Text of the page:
"They laughed at me. I couldn't get a job. I went and I made the rounds, I met every news director, and they thought I was awful."
Young Sam Donaldson had risked everything. He had given up a secure job on a local station in Dallas, Texas to move to New York and try to break into the big time. Years of grueling work lay ahead, but in time Donaldson was to become one of the best-known, most-loved, and most-hated, figures in the world of broadcast news.
Within his field, Donaldson is well-known for his unstinting dedication to the job. Unlike most correspondents, Donaldson always assembled his stories himself, reviewing every piece of videotape assembled for a given piece rather than relying on a producer. Because of this practice, his stories were often the last to be delivered, just in time for broadcast. Consequently, his stories were not only up-to-the-minute, they also eluded the interference of the rewrite man.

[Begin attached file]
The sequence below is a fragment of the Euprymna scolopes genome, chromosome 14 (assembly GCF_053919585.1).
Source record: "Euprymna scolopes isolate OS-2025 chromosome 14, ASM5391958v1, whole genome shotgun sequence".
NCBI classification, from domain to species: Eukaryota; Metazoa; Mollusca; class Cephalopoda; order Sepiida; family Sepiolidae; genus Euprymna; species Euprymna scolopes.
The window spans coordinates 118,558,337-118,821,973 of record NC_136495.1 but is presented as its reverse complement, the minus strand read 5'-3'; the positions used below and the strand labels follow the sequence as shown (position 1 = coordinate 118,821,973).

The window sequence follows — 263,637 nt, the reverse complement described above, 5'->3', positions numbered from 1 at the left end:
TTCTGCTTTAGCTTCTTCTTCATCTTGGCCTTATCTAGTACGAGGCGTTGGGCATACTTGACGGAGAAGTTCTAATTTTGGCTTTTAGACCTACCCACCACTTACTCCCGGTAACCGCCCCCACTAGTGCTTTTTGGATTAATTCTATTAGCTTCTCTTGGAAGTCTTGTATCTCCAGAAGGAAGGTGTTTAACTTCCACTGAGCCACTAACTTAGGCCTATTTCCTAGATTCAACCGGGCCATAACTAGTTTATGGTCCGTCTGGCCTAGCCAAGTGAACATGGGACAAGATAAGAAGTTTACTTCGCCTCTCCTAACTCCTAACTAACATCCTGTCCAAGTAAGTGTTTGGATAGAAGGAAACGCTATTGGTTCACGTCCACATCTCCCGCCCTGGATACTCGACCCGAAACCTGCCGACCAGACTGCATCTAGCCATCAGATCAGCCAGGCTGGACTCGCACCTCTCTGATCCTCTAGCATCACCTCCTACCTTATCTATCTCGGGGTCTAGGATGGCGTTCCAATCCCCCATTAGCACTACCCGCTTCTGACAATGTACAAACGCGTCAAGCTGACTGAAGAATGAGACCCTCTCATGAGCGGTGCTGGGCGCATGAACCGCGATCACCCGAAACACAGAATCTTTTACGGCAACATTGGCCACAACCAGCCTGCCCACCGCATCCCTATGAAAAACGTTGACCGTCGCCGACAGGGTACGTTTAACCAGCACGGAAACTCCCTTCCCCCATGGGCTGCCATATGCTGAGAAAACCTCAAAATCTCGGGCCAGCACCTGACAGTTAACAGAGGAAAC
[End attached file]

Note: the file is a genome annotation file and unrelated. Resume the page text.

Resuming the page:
Sam Donaldson first came to the attention of many Americans with his relentless questioning of Presidents Carter, Reagan and Clinton as ABC's longtime White House correspondent. For over 40 years, he was a pillar of the award-winning ABC News team. Now retired from daily broadcasting, he can still be seen as a panelist on the Sunday morning political discussion program This Week.